Security Teams are Responsible for Over 165k Assets

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Stretched IT security teams threaten to become overwhelmed by the number of assets they must defend, especially those in the cloud, according to JupiterOne.

The security vendor analyzed 370 million assets at nearly 1,300 organizations to compile its 2022 State of Cyber Assets Report.

These cyber assets could include cloud workloads, devices, network assets, applications, data assets, and users. The average security team is responsible for managing over 165,000 of these, the report warned.

That amounts to 500 cyber assets for every human employee, making automation a must for effective security.

Much of the challenge centers around the cloud, which accounted for 90% of device assets and 97% of security findings, according to the report. Although cloud network assets outnumber physical networks by nearly 60:1, analysis of 10 million security policies found that less than 30% were cloud specific.

Devices including hosts and agents outnumbered human staff by a ratio of 110:1, with the average sized team responsible for managing 32,190 devices.

Dynamic network architectures also represent an increasing challenge to security teams. The report claimed that static IP addresses now comprise less than 1% of network assets, with dynamic network interfaces accounting for 56%.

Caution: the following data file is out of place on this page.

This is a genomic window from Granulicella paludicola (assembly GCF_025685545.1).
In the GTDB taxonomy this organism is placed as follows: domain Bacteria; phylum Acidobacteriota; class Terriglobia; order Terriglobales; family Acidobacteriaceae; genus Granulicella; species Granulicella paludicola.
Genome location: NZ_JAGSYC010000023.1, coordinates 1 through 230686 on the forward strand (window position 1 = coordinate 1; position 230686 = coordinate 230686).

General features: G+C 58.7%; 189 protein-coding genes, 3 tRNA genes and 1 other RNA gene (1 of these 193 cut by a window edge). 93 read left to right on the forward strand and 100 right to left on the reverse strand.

JupiterOne also warned of mounting supply chain risk exposure. Analysis of 20 million application assets found that just 9% were developed in-house, with 91% of code developed by third parties.

Cloud-native development, microservices and scale-out architecture have had a major impact on overworked, understaffed and under-skilled security teams, argued the vendor’s field security director, Jasmine Henry.

“Enterprise asset inventories have changed significantly, and for the first time in history, assets are not necessarily deployed by humans. The landscape demands new, automated approaches to attack surface management,” she added.

“The major cybersecurity headlines last year included some terrifying software supply chain vulnerabilities from enterprise sources like SolarWinds and open-source software like Log4j. In fact, software supply chain security became nearly unmanageable for security teams in 2021, and the state of cyber assets in 2022 shows why.”

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